When you’re eating three meals a day and possibly some snacks in between, your body needs an outlet for the components of food you don’t really need. Unfortunately, when the body is unable to release this waste with ease—in other words, you struggle to have a healthy bowel movement—you may feel bloated, backed up, and ultimately constipated. And as we all know, experiencing constipation is no fun for anyone. But what causes constipation, and what foods can we incorporate into our routines to provide relief and avoid a backup in the bathroom?
“Constipation can be due to a lack of fluid intake. Staying adequately hydrated is important for optimal digestion,” explains Sydney Greene, MS, RD, who specializes in chronic digestive issues. Some other factors Greene notes that can cause frequent constipation include a lack of physical activity as well as a highly processed, fat-rich diet.
One way to try and better regulate your digestion is to reassess what you’re eating each day. For instance, in addition to drinking more water to get more fluids, increasing your fiber intake can lead to more regular bowel movements, as fiber plays a major role in maintaining bowel health. This can lower your chances of becoming backed up and make it easier for your stool to pass through.
Whether you throw them in a smoothie or whip up a creamy cup of pudding, chia seeds can play a big part in helping your digestive system flow smoothly.
“These seeds swell to 10 times their size when in contact with fluids,” Greene says. However, it’s chia seeds’ gel-like consistency that “acts as a lubricant and helps ease bowel movements,” according to Greene. So when paired with a sensible amount of hydration, eating chia seeds can make a clear path for excessive food to leave your body safely.
If you’re looking for a sweet, delicious, high-fiber food that can help with constipation issues, try a handful of raspberries.
“One cup of raspberries contains 8 grams of soluble fiber, which adds bulk to stool,” Greene says.
A report from Medical News Today even notes that raspberries have such significant fiber content, that they can potentially stop constipation in its tracks as well as contribute to a healthy and consistent digestive tract.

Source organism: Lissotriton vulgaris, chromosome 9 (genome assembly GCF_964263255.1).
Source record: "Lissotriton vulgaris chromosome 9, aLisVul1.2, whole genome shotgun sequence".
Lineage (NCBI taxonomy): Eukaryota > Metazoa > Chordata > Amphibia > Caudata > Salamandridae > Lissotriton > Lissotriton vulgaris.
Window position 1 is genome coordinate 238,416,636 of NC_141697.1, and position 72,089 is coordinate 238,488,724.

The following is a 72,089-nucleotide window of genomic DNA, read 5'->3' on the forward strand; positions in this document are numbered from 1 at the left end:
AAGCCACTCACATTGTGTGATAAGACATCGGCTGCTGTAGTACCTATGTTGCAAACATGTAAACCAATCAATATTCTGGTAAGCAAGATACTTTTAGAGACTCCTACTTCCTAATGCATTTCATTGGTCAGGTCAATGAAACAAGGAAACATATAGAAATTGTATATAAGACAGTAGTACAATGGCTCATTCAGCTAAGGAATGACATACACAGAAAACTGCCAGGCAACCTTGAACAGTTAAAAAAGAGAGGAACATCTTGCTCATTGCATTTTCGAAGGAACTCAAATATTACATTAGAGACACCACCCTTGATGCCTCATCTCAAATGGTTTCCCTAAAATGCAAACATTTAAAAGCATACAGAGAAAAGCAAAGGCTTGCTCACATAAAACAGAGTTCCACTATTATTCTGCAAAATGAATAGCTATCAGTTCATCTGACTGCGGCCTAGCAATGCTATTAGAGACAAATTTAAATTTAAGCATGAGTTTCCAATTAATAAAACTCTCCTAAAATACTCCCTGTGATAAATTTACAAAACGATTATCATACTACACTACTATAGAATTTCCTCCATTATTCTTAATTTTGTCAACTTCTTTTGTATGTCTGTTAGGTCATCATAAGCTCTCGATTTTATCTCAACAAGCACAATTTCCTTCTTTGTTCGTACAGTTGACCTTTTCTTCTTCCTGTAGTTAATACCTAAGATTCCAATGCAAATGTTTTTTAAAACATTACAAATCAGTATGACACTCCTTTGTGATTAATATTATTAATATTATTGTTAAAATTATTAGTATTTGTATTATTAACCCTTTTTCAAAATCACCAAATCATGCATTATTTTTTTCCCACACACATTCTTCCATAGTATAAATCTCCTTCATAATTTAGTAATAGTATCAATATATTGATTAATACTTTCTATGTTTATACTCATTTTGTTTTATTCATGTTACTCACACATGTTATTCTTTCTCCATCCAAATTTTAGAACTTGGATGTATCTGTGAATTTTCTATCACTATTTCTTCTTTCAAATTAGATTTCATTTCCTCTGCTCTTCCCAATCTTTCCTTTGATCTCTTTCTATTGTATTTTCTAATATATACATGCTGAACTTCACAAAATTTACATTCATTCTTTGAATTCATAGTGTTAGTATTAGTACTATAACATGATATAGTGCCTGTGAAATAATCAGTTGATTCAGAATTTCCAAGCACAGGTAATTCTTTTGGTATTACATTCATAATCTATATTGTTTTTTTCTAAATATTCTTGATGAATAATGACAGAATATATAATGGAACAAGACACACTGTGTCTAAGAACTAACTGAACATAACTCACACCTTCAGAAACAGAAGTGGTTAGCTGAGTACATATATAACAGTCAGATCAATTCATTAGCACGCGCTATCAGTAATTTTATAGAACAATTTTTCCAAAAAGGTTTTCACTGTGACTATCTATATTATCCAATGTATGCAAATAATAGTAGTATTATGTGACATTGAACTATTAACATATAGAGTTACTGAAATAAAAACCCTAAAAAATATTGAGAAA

Ground flaxseeds are a great on-the-go snack. In a 2018 study from Nutrition & Metabolism, researchers saw some improvement in constipation symptoms in type 2 diabetes patients who ate flaxseed cookies twice a day, compared to patients who were given placebo cookies. The findings were attributed to the fact that flaxseeds may ease glucose levels—in other words, sugar in the bloodstream—and can simplify the body’s digestive process.
According to Greene, flaxseeds can be a great snack to relieve constipation symptoms because of how they bring “soluble fiber to the diet, which helps increase the transit time of bowel movements.”
The next time you go to make a burrito or vegetable soup, make sure you add in some beans! Even if they come out of a can, the fiber they provide can support efficiency in your digestive tract.
“[Beans are] good sources of constipation-relieving fiber,” explains Lisa Moskovitz, RD, CDN, and the CEO of NY Nutrition Group. “Because [the fiber in beans is] non-digestible, it can help push waste through your intestines more quickly and efficiently,” Moskovitz says.
Next time you need to add a flavorful carb to your dinner plate, Moskovitz recommends quinoa. Not only does quinoa keep you full, but it can also help you prevent constipation symptoms. With over 11 grams of dietary fiber in one cup of quinoa, this superfood helps women and men meet daily dietary needs of 21–25 or 30–38 grams of fiber, respectively.
At some point in your life, you might have heard that drinking prune juice can help move things along in the bathroom. Well, there is a lot of truth to those rumors.